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Homeland Security News

A collection of open-source homeland security and terrorism news from around the world.
Date: Apr 29, 2021

Germany's domestic intelligence agency says some parts of the anti-Covid lockdown movement are being kept under observation amid concerns they may be trying to delegitimise the state.

They are focusing particularly on some members of the "Querdenker" (lateral thinkers) movement and say they do not fit into previous extremist categories.

The BfV agency highlighted links with far-right and other extremist groups.

Lawful protest was being "exploited to provoke an escalation", it warned.

Although the majority of protesters are not seen as extremists, "Querdenker" anti-lockdown demonstrations have drawn support from a variety of groups, including the far-right AfD party, anti-vaxxers and conspiracy theorists.

The BfV (federal office for the protection of the constitution) said the protest organisers' agenda had gone beyond objecting to anti-Covid measures and had been connecting with Reichsbürger (Reich Citizens) and Selbstverwalter (Sovereign Citizens) who reject the authority of the German government and spread anti-Semitic slurs.

Read more: BBC News

The French government on Wednesday unveiled a new counterterrorism and intelligence bill aiming at better preventing attacks, notably via a greater surveillance of extremist websites.

The bill, which had been in preparation for months, was formally presented in a Cabinet meeting just days after a French police official was killed inside her police station in what authorities are investigating as a terrorist attack.

In a news conference, Interior Minister Gerald Darmanin said the text will strengthen French intelligence services’ power to watch people’s online activities.

Extremists “are using less and less phone lines and more and more internet connections,” he said.

Read more: France 24

Tribal elder Dawlat Khan still has nightmares about fighters from the local affiliate of the global Islamic State terror network who swept across his and other villages in eastern Afghanistan five years ago.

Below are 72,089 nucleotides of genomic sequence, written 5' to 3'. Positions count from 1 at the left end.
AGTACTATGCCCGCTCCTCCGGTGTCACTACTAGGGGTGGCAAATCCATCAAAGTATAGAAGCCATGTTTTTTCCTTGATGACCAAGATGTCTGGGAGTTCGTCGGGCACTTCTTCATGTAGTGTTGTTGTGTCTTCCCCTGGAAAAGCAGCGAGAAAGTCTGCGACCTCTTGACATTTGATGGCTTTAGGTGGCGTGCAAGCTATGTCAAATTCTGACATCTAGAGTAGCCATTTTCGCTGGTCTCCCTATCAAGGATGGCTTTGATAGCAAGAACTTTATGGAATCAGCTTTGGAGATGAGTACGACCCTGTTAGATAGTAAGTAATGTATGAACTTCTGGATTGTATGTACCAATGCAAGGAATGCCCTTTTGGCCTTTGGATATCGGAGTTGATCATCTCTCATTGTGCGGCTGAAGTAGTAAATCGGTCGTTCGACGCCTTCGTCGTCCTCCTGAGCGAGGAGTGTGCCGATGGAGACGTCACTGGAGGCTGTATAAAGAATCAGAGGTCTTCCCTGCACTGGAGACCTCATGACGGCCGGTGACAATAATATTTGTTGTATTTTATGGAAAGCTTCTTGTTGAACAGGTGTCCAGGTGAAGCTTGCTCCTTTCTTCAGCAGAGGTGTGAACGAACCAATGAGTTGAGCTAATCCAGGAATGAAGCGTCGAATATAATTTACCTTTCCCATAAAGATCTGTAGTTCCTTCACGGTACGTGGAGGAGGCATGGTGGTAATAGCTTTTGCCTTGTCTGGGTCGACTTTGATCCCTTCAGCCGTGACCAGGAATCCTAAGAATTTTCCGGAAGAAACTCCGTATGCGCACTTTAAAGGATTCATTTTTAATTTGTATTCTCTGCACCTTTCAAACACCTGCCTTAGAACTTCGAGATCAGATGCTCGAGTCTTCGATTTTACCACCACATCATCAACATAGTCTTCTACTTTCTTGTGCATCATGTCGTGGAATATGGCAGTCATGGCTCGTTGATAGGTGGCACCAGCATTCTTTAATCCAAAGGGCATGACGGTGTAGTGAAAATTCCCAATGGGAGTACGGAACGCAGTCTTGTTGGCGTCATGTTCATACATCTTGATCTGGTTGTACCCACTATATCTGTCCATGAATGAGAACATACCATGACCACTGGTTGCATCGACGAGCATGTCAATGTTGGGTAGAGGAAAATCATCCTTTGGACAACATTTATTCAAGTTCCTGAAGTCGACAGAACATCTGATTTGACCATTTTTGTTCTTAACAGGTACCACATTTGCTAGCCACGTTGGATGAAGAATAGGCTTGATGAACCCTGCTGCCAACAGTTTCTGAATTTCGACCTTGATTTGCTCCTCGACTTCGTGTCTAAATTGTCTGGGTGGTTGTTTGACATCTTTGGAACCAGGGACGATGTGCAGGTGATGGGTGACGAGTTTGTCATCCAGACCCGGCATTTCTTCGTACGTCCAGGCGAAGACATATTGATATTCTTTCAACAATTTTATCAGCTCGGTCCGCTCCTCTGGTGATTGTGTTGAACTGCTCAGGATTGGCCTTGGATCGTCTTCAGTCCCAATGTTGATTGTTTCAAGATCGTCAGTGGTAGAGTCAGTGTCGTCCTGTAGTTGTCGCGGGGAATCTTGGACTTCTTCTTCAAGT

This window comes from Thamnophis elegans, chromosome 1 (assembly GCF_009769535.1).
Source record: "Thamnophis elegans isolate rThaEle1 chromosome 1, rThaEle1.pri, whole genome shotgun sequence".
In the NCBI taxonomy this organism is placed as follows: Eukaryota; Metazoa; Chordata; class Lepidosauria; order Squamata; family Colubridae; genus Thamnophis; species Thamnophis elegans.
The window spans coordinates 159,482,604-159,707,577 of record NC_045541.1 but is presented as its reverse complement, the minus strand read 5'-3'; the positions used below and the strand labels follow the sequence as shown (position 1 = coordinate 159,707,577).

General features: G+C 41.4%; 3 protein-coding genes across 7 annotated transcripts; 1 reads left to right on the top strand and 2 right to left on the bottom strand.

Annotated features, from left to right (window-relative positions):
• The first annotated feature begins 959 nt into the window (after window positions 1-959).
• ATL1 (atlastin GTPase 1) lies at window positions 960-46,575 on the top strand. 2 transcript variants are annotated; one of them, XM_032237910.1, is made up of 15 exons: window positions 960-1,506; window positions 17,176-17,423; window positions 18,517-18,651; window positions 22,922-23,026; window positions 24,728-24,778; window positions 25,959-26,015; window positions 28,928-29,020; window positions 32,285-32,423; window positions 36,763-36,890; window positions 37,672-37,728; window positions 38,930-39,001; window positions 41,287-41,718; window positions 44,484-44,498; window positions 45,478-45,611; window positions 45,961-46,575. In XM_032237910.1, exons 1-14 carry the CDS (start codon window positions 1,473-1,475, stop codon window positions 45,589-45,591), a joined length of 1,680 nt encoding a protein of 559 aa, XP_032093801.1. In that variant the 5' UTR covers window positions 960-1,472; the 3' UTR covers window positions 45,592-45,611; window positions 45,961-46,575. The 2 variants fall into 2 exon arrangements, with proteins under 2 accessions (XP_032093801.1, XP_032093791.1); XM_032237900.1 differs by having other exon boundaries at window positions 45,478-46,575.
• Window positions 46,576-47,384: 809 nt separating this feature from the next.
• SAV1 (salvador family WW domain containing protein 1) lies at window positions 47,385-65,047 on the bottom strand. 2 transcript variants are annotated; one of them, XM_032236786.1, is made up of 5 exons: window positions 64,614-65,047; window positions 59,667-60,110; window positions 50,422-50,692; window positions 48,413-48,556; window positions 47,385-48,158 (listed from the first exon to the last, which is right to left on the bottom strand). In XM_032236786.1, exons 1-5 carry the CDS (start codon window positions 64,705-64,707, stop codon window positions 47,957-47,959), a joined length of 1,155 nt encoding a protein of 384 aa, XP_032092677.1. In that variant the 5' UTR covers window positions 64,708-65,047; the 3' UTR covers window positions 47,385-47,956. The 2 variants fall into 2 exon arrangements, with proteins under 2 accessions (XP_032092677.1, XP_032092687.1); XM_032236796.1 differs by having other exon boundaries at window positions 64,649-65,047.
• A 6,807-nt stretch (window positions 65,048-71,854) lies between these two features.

The extremists, including Afghans, Pakistanis, Arabs and men from Central Asia, quickly imposed a reign of terror. They kidnapped some locals who worked for the Afghan government, later dropping off their decapitated corpses in public places. In one instance, villagers were summoned to a beheading where some fainted while others froze as they watched in horror.

Militants of the Islamic State group have since been driven back into the mountains by blistering U.S. and Afghan bombing raids and a fierce ground campaign by the Taliban, Afghanistan’s homegrown insurgents. The Taliban, eager to expand their domestic political power, pledged to the Trump administration last year they would prevent any attacks on the West from Afghan soil after foreign troops leave.

Read more: AP

Justen Michael Watkins, the self-proclaimed leader of the white nationalist group known as The Base, is facing additional charges in Huron County for one count of breaking and entering.

A pretrial was held in district court April 22 on the case.

According to court documents, Watkins is accused of breaking into a garage of a property on Sullivan Road in Bad Axe.

The home is the same location where Watkins was arrested on Oct. 29, 2020, when the FBI and Michigan State Police executed an arrest warrant for him.

At the time of Watkins’ original arrest, the home was owned by Eric Webb, and was reportedly the Huron County location for The Base. However, according to county tax data the property was sold late last year.

Read more: Huron Daily Tribune

Two Spanish journalists and the Irish director of a wildlife foundation were killed in an ambush in eastern Burkina Faso, the Spanish government and Burkinabe officials have said.

Burkina Faso’s government confirmed late on Tuesday that three foreigners were killed in the attack on an anti-poaching patrol the previous day.

“The worst of news is confirmed,” Spanish Prime Minister Pedro Sanchez had said on his Twitter account earlier on Tuesday, sending his condolences to the two men’s families. He named them as David Beriain and Roberto Fraile.

Read more: Al Jazeera